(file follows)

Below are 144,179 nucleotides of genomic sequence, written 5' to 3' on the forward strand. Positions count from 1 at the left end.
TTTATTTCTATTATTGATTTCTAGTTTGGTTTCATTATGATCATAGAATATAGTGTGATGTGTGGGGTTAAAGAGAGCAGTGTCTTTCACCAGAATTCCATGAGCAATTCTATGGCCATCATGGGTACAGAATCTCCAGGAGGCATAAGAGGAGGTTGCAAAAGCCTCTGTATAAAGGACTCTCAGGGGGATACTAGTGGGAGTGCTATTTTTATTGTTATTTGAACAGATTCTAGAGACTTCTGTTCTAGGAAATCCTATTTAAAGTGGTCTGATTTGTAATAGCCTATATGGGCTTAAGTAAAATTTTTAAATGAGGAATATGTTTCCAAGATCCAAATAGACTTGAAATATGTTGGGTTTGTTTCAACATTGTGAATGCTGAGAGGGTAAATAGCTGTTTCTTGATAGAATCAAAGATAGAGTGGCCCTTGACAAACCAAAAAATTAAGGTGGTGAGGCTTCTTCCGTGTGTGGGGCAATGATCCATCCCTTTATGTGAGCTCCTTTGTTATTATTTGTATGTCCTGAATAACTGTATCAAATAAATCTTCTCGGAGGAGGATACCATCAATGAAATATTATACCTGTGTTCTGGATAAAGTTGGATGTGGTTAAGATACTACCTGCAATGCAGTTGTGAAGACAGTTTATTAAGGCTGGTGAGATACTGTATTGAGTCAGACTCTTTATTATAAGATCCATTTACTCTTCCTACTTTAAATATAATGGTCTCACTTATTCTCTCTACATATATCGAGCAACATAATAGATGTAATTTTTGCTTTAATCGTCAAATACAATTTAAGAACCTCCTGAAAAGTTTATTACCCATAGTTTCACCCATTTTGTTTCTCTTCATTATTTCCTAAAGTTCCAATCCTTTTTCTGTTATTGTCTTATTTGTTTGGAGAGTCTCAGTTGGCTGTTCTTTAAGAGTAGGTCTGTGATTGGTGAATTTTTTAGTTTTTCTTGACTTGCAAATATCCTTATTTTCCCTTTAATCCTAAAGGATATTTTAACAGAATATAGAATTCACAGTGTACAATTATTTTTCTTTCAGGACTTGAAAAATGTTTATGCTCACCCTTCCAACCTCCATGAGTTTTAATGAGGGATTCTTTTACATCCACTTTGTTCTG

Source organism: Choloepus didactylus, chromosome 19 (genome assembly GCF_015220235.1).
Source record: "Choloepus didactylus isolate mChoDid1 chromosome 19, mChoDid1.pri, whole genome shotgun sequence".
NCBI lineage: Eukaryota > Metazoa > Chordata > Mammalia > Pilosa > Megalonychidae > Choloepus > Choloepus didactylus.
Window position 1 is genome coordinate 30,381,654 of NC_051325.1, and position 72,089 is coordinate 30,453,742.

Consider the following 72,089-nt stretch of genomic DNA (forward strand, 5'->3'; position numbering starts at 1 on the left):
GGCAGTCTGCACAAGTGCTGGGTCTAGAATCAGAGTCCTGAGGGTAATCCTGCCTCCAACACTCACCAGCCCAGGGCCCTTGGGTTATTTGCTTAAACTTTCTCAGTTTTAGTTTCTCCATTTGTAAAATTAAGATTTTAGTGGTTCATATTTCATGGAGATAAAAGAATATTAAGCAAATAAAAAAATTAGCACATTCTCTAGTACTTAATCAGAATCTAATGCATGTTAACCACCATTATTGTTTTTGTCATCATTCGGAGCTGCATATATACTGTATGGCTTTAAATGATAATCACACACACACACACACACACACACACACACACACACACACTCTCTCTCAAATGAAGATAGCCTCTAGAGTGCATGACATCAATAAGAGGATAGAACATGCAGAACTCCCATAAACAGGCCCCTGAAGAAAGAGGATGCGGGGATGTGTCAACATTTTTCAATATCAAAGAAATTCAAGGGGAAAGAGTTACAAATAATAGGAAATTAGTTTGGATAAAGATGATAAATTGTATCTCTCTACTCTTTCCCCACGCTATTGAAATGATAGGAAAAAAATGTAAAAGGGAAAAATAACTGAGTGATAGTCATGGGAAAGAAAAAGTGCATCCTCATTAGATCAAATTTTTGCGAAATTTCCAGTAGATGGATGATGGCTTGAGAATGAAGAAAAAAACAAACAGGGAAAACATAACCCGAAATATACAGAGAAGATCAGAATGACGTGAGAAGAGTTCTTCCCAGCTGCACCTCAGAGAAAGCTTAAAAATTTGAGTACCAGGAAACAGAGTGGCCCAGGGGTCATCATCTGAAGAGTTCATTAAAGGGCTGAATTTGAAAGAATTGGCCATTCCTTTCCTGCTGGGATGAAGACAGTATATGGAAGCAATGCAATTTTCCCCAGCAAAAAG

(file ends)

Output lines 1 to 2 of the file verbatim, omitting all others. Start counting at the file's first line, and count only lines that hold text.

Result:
Below are 144,179 nucleotides of genomic sequence, written 5' to 3' on the forward strand. Positions count from 1 at the left end.
TTTATTTCTATTATTGATTTCTAGTTTGGTTTCATTATGATCATAGAATATAGTGTGATGTGTGGGGTTAAAGAGAGCAGTGTCTTTCACCAGAATTCCATGAGCAATTCTATGGCCATCATGGGTACAGAATCTCCAGGAGGCATAAGAGGAGGTTGCAAAAGCCTCTGTATAAAGGACTCTCAGGGGGATACTAGTGGGAGTGCTATTTTTATTGTTATTTGAACAGATTCTAGAGACTTCTGTTCTAGGAAATCCTATTTAAAGTGGTCTGATTTGTAATAGCCTATATGGGCTTAAGTAAAATTTTTAAATGAGGAATATGTTTCCAAGATCCAAATAGACTTGAAATATGTTGGGTTTGTTTCAACATTGTGAATGCTGAGAGGGTAAATAGCTGTTTCTTGATAGAATCAAAGATAGAGTGGCCCTTGACAAACCAAAAAATTAAGGTGGTGAGGCTTCTTCCGTGTGTGGGGCAATGATCCATCCCTTTATGTGAGCTCCTTTGTTATTATTTGTATGTCCTGAATAACTGTATCAAATAAATCTTCTCGGAGGAGGATACCATCAATGAAATATTATACCTGTGTTCTGGATAAAGTTGGATGTGGTTAAGATACTACCTGCAATGCAGTTGTGAAGACAGTTTATTAAGGCTGGTGAGATACTGTATTGAGTCAGACTCTTTATTATAAGATCCATTTACTCTTCCTACTTTAAATATAATGGTCTCACTTATTCTCTCTACATATATCGAGCAACATAATAGATGTAATTTTTGCTTTAATCGTCAAATACAATTTAAGAACCTCCTGAAAAGTTTATTACCCATAGTTTCACCCATTTTGTTTCTCTTCATTATTTCCTAAAGTTCCAATCCTTTTTCTGTTATTGTCTTATTTGTTTGGAGAGTCTCAGTTGGCTGTTCTTTAAGAGTAGGTCTGTGATTGGTGAATTTTTTAGTTTTTCTTGACTTGCAAATATCCTTATTTTCCCTTTAATCCTAAAGGATATTTTAACAGAATATAGAATTCACAGTGTACAATTATTTTTCTTTCAGGACTTGAAAAATGTTTATGCTCACCCTTCCAACCTCCATGAGTTTTAATGAGGGATTCTTTTACATCCACTTTGTTCTG